I don’t want to shock you, but more than half of the 55 percent of American adults who use some form of cannabis are parents. Of that half, 16 million have children under the age of 18. Let me repeat that: Many cannabis users are parents. With. Young. Children. Many pot-smoking parents, even if they live in a state where weed is legal, feel the need to remain anonymous, so you may not know about the legions of them because stigma still abounds.
I hereby exit the weed closet and admit that I am a parent who occasionally enjoys cannabis. But before you call social services, please hear me out.
We all know that alcohol is a part of parent culture. Hell, it’s a part of theculture. Sunday barbecues go with beer. Mom’s night out is at a local wine bar. Weddings, birthdays, baseball games — you name it, Americans like to drink. And most people would agree that it’s OK for a parent to have a glass of wine, or even two, while parenting. Obviously, not while driving one’s kids to art class. Obviously, not with breakfast. Obviously, not to any kind of excess, since that’s unhealthy for everyone, and potentially dangerous. But in moderation, it’s okay.
I think the same is true for cannabis. Adults can consume it responsibly and still be good parents. They can hold down jobs, pay bills, feed and house their families, and provide emotional support. They can teach their kids the social, self-care, and intellectual skills life requires and they — we— shouldn’t be stigmatized.
Mexican immigrants brought the practice of smoking marijuana (as well as the slang term itself) recreationally in the early 20th century, and it caught on with some subcultures, including Jazz musicians, and — later — Beatniks. In 1930, it was possible to legally buy cannabis intended for smoking, and so-called “tea pads” proliferated in New York City, among other places. But as economic and racial tensions between white Americans and Mexican immigrants grew (piled on to the long-standing institutional racism against black Americans), from the 1910s through the Great Depression, a deliberate demonization of the plant got underway.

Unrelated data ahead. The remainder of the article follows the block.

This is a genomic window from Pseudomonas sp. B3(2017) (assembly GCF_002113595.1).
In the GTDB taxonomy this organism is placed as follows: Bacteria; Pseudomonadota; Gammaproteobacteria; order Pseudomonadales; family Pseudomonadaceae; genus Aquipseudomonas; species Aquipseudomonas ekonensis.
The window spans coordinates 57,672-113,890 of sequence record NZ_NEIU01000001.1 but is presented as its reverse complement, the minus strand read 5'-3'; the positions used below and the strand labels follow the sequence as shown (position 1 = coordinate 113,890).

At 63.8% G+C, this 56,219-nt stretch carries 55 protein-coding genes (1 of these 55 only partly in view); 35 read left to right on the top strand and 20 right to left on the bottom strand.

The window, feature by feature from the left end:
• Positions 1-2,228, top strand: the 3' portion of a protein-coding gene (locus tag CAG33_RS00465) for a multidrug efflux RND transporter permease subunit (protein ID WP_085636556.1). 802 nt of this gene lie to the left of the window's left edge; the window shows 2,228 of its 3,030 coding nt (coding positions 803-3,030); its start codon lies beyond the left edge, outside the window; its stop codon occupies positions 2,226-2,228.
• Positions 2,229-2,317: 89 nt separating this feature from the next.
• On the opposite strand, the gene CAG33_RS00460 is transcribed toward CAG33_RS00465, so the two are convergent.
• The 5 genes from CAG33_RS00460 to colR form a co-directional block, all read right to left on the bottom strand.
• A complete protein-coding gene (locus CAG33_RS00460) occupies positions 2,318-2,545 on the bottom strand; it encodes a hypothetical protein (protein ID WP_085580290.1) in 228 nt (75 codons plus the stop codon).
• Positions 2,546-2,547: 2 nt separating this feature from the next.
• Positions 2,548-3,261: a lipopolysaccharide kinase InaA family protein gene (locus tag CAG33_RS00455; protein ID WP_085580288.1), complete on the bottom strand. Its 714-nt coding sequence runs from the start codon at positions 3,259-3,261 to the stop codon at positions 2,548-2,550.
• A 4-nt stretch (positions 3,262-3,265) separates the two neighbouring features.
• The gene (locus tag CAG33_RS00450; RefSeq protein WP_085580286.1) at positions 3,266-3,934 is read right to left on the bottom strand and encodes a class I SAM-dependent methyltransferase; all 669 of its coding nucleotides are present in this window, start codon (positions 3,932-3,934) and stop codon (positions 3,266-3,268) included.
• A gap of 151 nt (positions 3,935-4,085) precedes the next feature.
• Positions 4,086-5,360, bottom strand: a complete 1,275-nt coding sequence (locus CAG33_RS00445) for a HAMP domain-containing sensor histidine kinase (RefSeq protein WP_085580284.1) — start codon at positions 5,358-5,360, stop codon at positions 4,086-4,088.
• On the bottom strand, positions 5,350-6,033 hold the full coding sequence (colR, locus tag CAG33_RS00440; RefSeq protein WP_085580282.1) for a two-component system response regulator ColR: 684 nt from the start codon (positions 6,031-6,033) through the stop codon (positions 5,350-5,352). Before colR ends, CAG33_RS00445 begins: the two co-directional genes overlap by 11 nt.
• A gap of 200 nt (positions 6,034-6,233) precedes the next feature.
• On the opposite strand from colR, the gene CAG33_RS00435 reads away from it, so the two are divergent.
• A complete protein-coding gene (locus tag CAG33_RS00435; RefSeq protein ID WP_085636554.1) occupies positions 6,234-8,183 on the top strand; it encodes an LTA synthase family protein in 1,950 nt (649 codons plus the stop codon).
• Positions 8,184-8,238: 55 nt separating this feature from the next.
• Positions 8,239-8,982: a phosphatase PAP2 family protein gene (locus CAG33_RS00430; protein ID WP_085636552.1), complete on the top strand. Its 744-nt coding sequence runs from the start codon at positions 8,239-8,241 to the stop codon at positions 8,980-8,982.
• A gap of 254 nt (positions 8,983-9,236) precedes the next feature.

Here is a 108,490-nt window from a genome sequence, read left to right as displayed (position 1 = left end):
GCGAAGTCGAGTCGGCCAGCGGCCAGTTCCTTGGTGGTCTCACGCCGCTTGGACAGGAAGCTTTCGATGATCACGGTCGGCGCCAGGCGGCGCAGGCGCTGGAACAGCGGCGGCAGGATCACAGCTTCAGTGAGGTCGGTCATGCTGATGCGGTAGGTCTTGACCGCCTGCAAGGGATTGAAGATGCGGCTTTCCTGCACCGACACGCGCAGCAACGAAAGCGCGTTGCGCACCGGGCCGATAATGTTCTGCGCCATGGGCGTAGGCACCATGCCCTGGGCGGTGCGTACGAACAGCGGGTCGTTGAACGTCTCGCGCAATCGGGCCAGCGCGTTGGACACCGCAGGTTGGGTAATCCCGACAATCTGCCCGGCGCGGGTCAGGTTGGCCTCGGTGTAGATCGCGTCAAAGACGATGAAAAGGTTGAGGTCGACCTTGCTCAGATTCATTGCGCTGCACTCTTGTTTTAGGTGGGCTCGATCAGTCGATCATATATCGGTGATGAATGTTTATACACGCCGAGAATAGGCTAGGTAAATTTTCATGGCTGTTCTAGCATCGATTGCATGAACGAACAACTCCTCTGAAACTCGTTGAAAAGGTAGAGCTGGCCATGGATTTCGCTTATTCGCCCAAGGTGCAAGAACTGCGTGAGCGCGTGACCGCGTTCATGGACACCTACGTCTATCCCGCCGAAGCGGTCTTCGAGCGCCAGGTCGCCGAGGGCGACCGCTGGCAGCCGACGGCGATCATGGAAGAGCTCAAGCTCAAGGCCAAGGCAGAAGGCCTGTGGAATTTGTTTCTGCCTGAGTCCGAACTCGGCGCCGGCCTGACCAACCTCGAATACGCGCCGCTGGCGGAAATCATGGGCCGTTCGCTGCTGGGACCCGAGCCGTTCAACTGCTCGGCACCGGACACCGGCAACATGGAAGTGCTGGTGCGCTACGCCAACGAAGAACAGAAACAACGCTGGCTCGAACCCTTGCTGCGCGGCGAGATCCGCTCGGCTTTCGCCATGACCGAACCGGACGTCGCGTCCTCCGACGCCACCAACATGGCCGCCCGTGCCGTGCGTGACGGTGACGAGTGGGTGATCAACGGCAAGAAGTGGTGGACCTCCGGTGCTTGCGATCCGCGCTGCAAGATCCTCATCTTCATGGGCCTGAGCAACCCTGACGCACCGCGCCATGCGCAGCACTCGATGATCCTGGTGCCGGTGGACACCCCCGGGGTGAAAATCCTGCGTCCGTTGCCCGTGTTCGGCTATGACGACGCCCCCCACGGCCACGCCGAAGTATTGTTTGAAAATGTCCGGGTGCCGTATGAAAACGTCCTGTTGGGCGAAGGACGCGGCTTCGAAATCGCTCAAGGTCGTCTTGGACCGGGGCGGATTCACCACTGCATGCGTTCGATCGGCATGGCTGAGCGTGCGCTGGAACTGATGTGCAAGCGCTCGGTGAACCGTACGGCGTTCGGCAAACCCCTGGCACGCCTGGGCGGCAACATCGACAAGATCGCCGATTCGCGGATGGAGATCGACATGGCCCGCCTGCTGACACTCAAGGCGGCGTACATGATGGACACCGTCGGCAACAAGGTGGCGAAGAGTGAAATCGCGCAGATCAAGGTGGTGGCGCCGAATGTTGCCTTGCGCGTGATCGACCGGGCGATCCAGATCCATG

Henry Anslinger, appointed as the first commissioner of the Federal Bureau of Narcotics in 1930, is credited with this statement: “There are 100,000 total marijuana smokers in the U.S., and most are Negroes, Hispanics, Filipinos, and entertainers. Their Satanic music, jazz and swing result from marijuana use. This marijuana causes white women to seek sexual relations with Negroes, entertainers, and any others.”
The 1936 propaganda film, Reefer Madness, depicts white American teenagers in the throes of “drug-crazed abandon” that leads them down a path of murder, sexual violence, hallucination, madness, and suicide. It was closely followed, in 1937, by the Marihuana Tax Act, which criminalized cannabis. And by 1970 all cannabis — medicinal and recreational — was outlawed in America. Despite evidence that white people use cannabis as much as anyone else, the racist, unsubstantiated underpinnings of U.S. cannabis policy continues today in the form of much higher rates of arrest and incarceration for people of color.
This is all to say that cannabis’ legal status is largely a product of opinion and prejudice — not policy based on science. In fact, a 2017 study from the University of Colorado-Boulder shows that alcohol use is more damaging to the brain than cannabis. A majority of Americans, 70 percent, believe that cannabis use is less risky than consuming alcohol.
Don’t get me wrong: Addiction is real. Some people can’t drink in moderation, and some people can’t consume cannabis in measured amounts, either. It’s a healthy decision for those people to abstain. But I’m here to say, quite unequivocally, that weed can be enjoyed in moderation by many adults, parents among them, and that — when used judiciously — it is neither a gateway drug, nor in conflict with normal functioning.